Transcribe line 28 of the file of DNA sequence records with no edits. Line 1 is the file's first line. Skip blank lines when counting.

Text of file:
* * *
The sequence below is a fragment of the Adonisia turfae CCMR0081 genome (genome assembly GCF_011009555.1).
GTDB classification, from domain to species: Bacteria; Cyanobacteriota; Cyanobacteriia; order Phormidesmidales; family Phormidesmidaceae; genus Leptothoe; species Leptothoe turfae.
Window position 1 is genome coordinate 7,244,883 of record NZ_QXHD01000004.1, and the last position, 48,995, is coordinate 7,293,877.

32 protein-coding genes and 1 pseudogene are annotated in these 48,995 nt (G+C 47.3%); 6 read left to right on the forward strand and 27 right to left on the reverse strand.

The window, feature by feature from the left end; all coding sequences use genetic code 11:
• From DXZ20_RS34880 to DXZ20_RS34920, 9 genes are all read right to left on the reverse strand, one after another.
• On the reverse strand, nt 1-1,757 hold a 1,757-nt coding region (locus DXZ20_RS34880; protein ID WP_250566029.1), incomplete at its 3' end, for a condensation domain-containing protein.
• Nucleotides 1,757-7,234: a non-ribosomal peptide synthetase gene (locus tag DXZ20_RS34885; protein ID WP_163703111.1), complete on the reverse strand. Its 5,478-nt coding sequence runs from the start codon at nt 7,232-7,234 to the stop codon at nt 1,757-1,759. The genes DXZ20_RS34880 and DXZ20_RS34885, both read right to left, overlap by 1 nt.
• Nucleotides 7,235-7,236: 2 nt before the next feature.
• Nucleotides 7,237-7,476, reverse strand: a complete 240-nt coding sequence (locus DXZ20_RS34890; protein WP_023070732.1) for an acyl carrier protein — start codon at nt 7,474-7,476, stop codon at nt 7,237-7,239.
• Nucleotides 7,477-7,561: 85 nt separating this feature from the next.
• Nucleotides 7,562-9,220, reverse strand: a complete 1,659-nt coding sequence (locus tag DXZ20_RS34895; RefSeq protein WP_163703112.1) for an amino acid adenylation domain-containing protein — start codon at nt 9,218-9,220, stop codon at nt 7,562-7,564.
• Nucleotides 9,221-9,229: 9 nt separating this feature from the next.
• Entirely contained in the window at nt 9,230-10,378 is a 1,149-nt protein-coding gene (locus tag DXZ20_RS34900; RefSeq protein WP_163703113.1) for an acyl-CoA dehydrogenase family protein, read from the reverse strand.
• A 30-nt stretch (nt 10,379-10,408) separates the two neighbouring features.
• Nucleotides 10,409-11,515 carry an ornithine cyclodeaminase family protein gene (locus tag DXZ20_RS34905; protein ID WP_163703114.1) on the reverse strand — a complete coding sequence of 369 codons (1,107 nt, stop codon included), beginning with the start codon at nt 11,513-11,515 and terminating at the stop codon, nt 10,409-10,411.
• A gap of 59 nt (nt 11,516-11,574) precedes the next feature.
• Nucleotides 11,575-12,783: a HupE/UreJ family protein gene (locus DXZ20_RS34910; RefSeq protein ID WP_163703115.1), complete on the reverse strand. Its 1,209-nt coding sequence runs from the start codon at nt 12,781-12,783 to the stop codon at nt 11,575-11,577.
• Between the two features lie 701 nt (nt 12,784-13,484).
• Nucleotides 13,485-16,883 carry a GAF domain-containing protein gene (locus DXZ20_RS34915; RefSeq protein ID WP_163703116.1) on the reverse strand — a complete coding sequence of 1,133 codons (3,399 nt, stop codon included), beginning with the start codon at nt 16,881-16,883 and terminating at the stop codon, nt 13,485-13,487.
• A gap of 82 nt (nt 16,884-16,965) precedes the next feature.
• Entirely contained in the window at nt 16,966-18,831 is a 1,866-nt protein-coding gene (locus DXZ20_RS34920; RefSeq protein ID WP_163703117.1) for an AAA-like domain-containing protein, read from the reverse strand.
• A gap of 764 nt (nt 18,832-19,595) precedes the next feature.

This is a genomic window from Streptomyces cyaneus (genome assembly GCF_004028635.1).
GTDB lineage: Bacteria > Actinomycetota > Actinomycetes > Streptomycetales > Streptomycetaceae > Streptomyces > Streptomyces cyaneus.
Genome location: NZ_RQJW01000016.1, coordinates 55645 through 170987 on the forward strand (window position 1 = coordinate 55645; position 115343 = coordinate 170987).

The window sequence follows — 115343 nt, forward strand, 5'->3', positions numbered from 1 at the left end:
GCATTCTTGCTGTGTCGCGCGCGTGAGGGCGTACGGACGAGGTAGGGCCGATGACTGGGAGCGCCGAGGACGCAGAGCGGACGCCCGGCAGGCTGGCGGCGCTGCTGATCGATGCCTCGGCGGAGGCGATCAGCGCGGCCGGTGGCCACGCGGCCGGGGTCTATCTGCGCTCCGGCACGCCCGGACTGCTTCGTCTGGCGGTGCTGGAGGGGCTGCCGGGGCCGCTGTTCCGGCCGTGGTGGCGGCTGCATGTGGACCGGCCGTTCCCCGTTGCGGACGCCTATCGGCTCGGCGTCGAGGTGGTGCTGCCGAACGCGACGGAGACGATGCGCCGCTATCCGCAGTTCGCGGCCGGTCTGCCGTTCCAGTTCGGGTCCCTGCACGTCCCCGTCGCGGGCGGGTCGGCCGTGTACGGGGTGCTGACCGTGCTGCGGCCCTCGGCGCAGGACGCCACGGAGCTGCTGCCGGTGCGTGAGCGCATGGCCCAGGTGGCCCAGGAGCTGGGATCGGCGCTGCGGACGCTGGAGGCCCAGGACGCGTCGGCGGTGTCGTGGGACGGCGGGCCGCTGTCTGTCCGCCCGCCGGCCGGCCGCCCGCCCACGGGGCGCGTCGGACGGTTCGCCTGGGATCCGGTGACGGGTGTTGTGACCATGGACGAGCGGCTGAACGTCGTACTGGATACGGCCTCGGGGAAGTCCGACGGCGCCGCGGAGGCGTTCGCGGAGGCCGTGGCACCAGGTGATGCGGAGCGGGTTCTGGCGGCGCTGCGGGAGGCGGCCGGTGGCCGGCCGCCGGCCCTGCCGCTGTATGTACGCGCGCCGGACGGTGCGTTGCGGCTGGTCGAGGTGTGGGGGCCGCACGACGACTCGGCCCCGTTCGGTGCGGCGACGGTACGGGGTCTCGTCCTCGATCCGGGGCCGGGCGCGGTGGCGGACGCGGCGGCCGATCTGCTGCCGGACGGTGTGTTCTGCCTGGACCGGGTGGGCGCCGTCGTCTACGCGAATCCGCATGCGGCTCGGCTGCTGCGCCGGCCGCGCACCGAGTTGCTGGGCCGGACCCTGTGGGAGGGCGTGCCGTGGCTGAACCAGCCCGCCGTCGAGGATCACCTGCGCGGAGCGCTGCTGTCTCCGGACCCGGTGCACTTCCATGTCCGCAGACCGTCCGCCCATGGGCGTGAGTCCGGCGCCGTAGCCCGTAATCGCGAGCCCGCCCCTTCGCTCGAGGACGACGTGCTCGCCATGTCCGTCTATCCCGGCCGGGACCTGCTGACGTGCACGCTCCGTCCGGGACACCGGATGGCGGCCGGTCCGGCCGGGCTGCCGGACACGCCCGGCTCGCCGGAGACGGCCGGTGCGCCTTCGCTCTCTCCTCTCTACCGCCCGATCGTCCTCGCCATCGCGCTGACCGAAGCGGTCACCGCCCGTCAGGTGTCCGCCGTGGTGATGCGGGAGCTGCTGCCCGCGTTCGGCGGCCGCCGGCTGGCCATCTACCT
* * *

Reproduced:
GCATTCTTGCTGTGTCGCGCGCGTGAGGGCGTACGGACGAGGTAGGGCCGATGACTGGGAGCGCCGAGGACGCAGAGCGGACGCCCGGCAGGCTGGCGGCGCTGCTGATCGATGCCTCGGCGGAGGCGATCAGCGCGGCCGGTGGCCACGCGGCCGGGGTCTATCTGCGCTCCGGCACGCCCGGACTGCTTCGTCTGGCGGTGCTGGAGGGGCTGCCGGGGCCGCTGTTCCGGCCGTGGTGGCGGCTGCATGTGGACCGGCCGTTCCCCGTTGCGGACGCCTATCGGCTCGGCGTCGAGGTGGTGCTGCCGAACGCGACGGAGACGATGCGCCGCTATCCGCAGTTCGCGGCCGGTCTGCCGTTCCAGTTCGGGTCCCTGCACGTCCCCGTCGCGGGCGGGTCGGCCGTGTACGGGGTGCTGACCGTGCTGCGGCCCTCGGCGCAGGACGCCACGGAGCTGCTGCCGGTGCGTGAGCGCATGGCCCAGGTGGCCCAGGAGCTGGGATCGGCGCTGCGGACGCTGGAGGCCCAGGACGCGTCGGCGGTGTCGTGGGACGGCGGGCCGCTGTCTGTCCGCCCGCCGGCCGGCCGCCCGCCCACGGGGCGCGTCGGACGGTTCGCCTGGGATCCGGTGACGGGTGTTGTGACCATGGACGAGCGGCTGAACGTCGTACTGGATACGGCCTCGGGGAAGTCCGACGGCGCCGCGGAGGCGTTCGCGGAGGCCGTGGCACCAGGTGATGCGGAGCGGGTTCTGGCGGCGCTGCGGGAGGCGGCCGGTGGCCGGCCGCCGGCCCTGCCGCTGTATGTACGCGCGCCGGACGGTGCGTTGCGGCTGGTCGAGGTGTGGGGGCCGCACGACGACTCGGCCCCGTTCGGTGCGGCGACGGTACGGGGTCTCGTCCTCGATCCGGGGCCGGGCGCGGTGGCGGACGCGGCGGCCGATCTGCTGCCGGACGGTGTGTTCTGCCTGGACCGGGTGGGCGCCGTCGTCTACGCGAATCCGCATGCGGCTCGGCTGCTGCGCCGGCCGCGCACCGAGTTGCTGGGCCGGACCCTGTGGGAGGGCGTGCCGTGGCTGAACCAGCCCGCCGTCGAGGATCACCTGCGCGGAGCGCTGCTGTCTCCGGACCCGGTGCACTTCCATGTCCGCAGACCGTCCGCCCATGGGCGTGAGTCCGGCGCCGTAGCCCGTAATCGCGAGCCCGCCCCTTCGCTCGAGGACGACGTGCTCGCCATGTCCGTCTATCCCGGCCGGGACCTGCTGACGTGCACGCTCCGTCCGGGACACCGGATGGCGGCCGGTCCGGCCGGGCTGCCGGACACGCCCGGCTCGCCGGAGACGGCCGGTGCGCCTTCGCTCTCTCCTCTCTACCGCCCGATCGTCCTCGCCATCGCGCTGACCGAAGCGGTCACCGCCCGTCAGGTGTCCGCCGTGGTGATGCGGGAGCTGCTGCCCGCGTTCGGCGGCCGCCGGCTGGCCATCTACCT